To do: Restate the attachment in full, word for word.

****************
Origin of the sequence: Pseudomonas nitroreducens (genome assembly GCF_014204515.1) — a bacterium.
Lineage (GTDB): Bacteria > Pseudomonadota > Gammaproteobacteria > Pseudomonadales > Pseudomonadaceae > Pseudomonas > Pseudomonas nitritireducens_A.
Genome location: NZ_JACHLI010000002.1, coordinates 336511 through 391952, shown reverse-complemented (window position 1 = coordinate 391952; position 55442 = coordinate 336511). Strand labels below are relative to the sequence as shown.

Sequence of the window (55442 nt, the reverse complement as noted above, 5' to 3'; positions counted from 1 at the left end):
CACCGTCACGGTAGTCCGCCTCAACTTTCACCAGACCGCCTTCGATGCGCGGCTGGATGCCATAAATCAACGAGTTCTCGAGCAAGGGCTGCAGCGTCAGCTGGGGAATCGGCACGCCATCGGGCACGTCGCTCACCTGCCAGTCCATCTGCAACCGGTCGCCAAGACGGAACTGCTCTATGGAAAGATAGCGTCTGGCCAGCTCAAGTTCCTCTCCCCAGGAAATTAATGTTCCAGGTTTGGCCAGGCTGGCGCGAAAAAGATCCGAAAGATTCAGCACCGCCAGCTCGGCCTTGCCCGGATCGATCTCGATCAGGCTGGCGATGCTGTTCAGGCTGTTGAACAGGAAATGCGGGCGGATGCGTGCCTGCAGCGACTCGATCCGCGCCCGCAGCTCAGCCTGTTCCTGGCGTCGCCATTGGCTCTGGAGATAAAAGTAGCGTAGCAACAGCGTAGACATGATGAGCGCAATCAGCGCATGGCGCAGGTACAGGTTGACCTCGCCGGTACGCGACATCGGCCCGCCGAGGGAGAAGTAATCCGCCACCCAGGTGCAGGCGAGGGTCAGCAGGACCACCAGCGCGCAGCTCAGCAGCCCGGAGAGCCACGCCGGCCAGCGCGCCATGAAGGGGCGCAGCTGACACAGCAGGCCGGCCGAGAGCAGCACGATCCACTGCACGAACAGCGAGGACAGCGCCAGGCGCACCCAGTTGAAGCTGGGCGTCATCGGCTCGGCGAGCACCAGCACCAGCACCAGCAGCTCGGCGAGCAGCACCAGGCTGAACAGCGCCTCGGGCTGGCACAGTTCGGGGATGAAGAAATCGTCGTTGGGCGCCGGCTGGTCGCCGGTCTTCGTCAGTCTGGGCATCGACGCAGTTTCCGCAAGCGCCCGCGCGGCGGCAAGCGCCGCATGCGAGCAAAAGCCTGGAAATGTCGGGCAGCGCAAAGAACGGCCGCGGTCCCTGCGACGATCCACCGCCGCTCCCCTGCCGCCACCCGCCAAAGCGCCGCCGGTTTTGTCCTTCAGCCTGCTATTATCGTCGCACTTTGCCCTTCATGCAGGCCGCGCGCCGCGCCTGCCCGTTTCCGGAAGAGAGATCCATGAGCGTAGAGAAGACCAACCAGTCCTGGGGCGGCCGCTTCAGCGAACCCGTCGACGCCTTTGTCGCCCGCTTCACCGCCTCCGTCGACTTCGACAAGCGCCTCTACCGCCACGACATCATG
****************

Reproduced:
Origin of the sequence: Pseudomonas nitroreducens (genome assembly GCF_014204515.1) — a bacterium.
Lineage (GTDB): Bacteria > Pseudomonadota > Gammaproteobacteria > Pseudomonadales > Pseudomonadaceae > Pseudomonas > Pseudomonas nitritireducens_A.
Genome location: NZ_JACHLI010000002.1, coordinates 336511 through 391952, shown reverse-complemented (window position 1 = coordinate 391952; position 55442 = coordinate 336511). Strand labels below are relative to the sequence as shown.

Sequence of the window (55442 nt, the reverse complement as noted above, 5' to 3'; positions counted from 1 at the left end):
CACCGTCACGGTAGTCCGCCTCAACTTTCACCAGACCGCCTTCGATGCGCGGCTGGATGCCATAAATCAACGAGTTCTCGAGCAAGGGCTGCAGCGTCAGCTGGGGAATCGGCACGCCATCGGGCACGTCGCTCACCTGCCAGTCCATCTGCAACCGGTCGCCAAGACGGAACTGCTCTATGGAAAGATAGCGTCTGGCCAGCTCAAGTTCCTCTCCCCAGGAAATTAATGTTCCAGGTTTGGCCAGGCTGGCGCGAAAAAGATCCGAAAGATTCAGCACCGCCAGCTCGGCCTTGCCCGGATCGATCTCGATCAGGCTGGCGATGCTGTTCAGGCTGTTGAACAGGAAATGCGGGCGGATGCGTGCCTGCAGCGACTCGATCCGCGCCCGCAGCTCAGCCTGTTCCTGGCGTCGCCATTGGCTCTGGAGATAAAAGTAGCGTAGCAACAGCGTAGACATGATGAGCGCAATCAGCGCATGGCGCAGGTACAGGTTGACCTCGCCGGTACGCGACATCGGCCCGCCGAGGGAGAAGTAATCCGCCACCCAGGTGCAGGCGAGGGTCAGCAGGACCACCAGCGCGCAGCTCAGCAGCCCGGAGAGCCACGCCGGCCAGCGCGCCATGAAGGGGCGCAGCTGACACAGCAGGCCGGCCGAGAGCAGCACGATCCACTGCACGAACAGCGAGGACAGCGCCAGGCGCACCCAGTTGAAGCTGGGCGTCATCGGCTCGGCGAGCACCAGCACCAGCACCAGCAGCTCGGCGAGCAGCACCAGGCTGAACAGCGCCTCGGGCTGGCACAGTTCGGGGATGAAGAAATCGTCGTTGGGCGCCGGCTGGTCGCCGGTCTTCGTCAGTCTGGGCATCGACGCAGTTTCCGCAAGCGCCCGCGCGGCGGCAAGCGCCGCATGCGAGCAAAAGCCTGGAAATGTCGGGCAGCGCAAAGAACGGCCGCGGTCCCTGCGACGATCCACCGCCGCTCCCCTGCCGCCACCCGCCAAAGCGCCGCCGGTTTTGTCCTTCAGCCTGCTATTATCGTCGCACTTTGCCCTTCATGCAGGCCGCGCGCCGCGCCTGCCCGTTTCCGGAAGAGAGATCCATGAGCGTAGAGAAGACCAACCAGTCCTGGGGCGGCCGCTTCAGCGAACCCGTCGACGCCTTTGTCGCCCGCTTCACCGCCTCCGTCGACTTCGACAAGCGCCTCTACCGCCACGACATCATG